Placentia Bay, Newfoundland, recovered 60 nets that contained lumpfish, seal, redfish, flounder,
lobster and 30,000 lbs. of rotting cod.

In Northern Europe, seven countries have joined forces in the Fishing for Litter at Sea Program.
Litter bags and dockside removal services are provided to fishers who bring marine litter ashore
for proper disposal.

Poaching and vandalism were once significant causes of lost fishing gear, but now, through their
unions, committees, and Integrated Oceans Management teams, fish harvesters are finding new
ways to resolve conflicts over access to marine areas and resources. Accidental loss of fishing
gear has also been reduced by the use of modern gear location and retrieval systems.

Various programs recognize marinas and vessels committed to pollution prevention with a system
of eco-ratings. A good eco-rating can be a marketing advantage with today’s environmentally-
aware consumers. Government regulations also encourage responsible practices. In Canada,
DFO requires that gear is tagged, lost nets are reported, and that gear is checked regularly. Fish
harvesters can be fined for abandoning nets at sea. And increasingly, traps and pots are required
to have escape devices to reduce ghost fishing if the gear is lost. This is accomplished by
including a section that will rust or biodegrade within a set period of time.

The Canada Shipping Act prohibits the discharge of garbage into Canadian waters, and an
International Convention bans the dumping of all forms of plastic into the sea. Although the
world’s fishing fleets still dump thousands of tons of debris into the sea each year, increased
awareness is making a difference and steadily reducing this practice.
Because marine debris comes from so many different sources, people in all walks of life must be
part of the solution.

Around the world from Australia, to Canada, education and awareness programs are the first step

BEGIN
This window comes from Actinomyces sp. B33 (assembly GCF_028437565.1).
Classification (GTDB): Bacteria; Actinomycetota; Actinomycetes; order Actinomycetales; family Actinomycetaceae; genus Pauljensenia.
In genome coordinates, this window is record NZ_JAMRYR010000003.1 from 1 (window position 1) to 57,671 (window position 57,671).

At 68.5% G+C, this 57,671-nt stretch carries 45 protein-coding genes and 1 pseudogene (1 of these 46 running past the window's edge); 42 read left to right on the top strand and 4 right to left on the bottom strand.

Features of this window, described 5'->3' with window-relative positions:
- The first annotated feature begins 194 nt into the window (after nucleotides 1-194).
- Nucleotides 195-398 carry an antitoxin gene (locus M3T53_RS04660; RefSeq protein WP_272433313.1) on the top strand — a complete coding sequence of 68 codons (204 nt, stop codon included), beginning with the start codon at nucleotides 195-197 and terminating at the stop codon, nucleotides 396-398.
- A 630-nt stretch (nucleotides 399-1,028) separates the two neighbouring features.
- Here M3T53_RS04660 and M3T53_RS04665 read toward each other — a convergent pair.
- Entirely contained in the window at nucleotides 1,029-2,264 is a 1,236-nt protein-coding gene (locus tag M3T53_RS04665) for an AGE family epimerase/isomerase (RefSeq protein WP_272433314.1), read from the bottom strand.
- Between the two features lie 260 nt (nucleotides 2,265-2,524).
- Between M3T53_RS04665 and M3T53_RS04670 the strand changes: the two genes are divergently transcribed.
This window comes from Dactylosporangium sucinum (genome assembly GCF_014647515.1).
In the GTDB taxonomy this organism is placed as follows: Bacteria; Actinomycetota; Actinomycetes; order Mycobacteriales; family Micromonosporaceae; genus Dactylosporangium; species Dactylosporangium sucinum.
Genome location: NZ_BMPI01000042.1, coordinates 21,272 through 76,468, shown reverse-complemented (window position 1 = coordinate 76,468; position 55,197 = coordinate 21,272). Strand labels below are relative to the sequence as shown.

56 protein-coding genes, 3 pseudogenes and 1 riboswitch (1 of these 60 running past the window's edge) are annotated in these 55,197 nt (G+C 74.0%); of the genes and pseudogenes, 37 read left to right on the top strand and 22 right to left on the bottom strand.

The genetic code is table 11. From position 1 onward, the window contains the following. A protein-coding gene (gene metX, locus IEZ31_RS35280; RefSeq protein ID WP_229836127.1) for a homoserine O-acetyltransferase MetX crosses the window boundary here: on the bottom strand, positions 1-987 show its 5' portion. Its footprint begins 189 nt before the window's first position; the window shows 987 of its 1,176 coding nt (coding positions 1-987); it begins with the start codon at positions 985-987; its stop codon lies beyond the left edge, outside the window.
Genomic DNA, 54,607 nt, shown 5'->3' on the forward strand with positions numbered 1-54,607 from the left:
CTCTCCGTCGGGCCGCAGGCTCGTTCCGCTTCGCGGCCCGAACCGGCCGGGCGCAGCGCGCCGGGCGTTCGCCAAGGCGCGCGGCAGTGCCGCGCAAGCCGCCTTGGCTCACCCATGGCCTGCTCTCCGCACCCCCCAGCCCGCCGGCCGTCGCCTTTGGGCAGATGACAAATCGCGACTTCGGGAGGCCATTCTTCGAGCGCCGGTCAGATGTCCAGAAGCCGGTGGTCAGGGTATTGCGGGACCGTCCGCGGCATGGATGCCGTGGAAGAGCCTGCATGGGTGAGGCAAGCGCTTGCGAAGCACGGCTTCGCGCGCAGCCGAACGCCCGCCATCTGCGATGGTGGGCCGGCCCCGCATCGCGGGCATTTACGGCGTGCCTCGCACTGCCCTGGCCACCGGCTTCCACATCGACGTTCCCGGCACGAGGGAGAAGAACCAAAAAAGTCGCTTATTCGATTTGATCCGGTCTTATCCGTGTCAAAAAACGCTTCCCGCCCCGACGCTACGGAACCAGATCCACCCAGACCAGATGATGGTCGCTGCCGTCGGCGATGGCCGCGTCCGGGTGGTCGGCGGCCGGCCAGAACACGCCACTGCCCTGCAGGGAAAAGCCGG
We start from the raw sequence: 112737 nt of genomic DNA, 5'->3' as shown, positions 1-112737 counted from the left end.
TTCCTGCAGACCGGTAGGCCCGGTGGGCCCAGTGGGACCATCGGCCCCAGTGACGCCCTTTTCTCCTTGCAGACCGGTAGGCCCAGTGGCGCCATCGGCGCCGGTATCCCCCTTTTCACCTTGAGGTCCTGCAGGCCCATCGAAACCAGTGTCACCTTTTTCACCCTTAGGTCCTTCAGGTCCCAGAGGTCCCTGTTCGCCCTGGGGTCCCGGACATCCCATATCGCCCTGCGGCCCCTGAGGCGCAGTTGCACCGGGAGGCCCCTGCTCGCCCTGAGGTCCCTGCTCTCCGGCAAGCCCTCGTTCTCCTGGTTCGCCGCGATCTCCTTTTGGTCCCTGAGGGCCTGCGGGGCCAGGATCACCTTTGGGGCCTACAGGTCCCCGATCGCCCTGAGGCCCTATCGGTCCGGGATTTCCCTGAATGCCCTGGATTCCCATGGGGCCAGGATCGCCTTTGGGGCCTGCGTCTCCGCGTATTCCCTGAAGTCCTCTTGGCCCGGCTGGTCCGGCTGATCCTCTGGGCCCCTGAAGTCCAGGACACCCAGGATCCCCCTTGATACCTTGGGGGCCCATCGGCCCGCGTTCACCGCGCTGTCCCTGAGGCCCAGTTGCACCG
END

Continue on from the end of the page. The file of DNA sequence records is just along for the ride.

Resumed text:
in preventing marine debris. As awareness grows, more and more people are sorting, recycling,
and composting their garbage. People are also refusing products with packaging that is not
biodegradable or recyclable, or choosing products with minimal packaging.

Plastic bags are a particular concern. Over 1 million plastic bags are used and discarded
worldwide, every minute of every day! Plastic litter is not only ugly, it clogs streams and storm
drains causing serious flooding. As a result, plastics are becoming increasingly regulated – For
example, some places now require consumers to pay for plastic shopping bags, while others
have completely banned non-biodegradable bags. Science is rising to the challenge by
developing a new generation of plastics that will biodegrade in the natural environment. These
new plastics could greatly reduce pollution from common disposable products such as bags,
diapers, tampons, and packaging. We used to think that the oceans were so huge that we could
never have a serious impact on them. Now we realize that our activities do have serious
consequences, but we are also solving our problems by working together. Change can be
positive, and we can all be part of the solution.

DFO (2009 pending)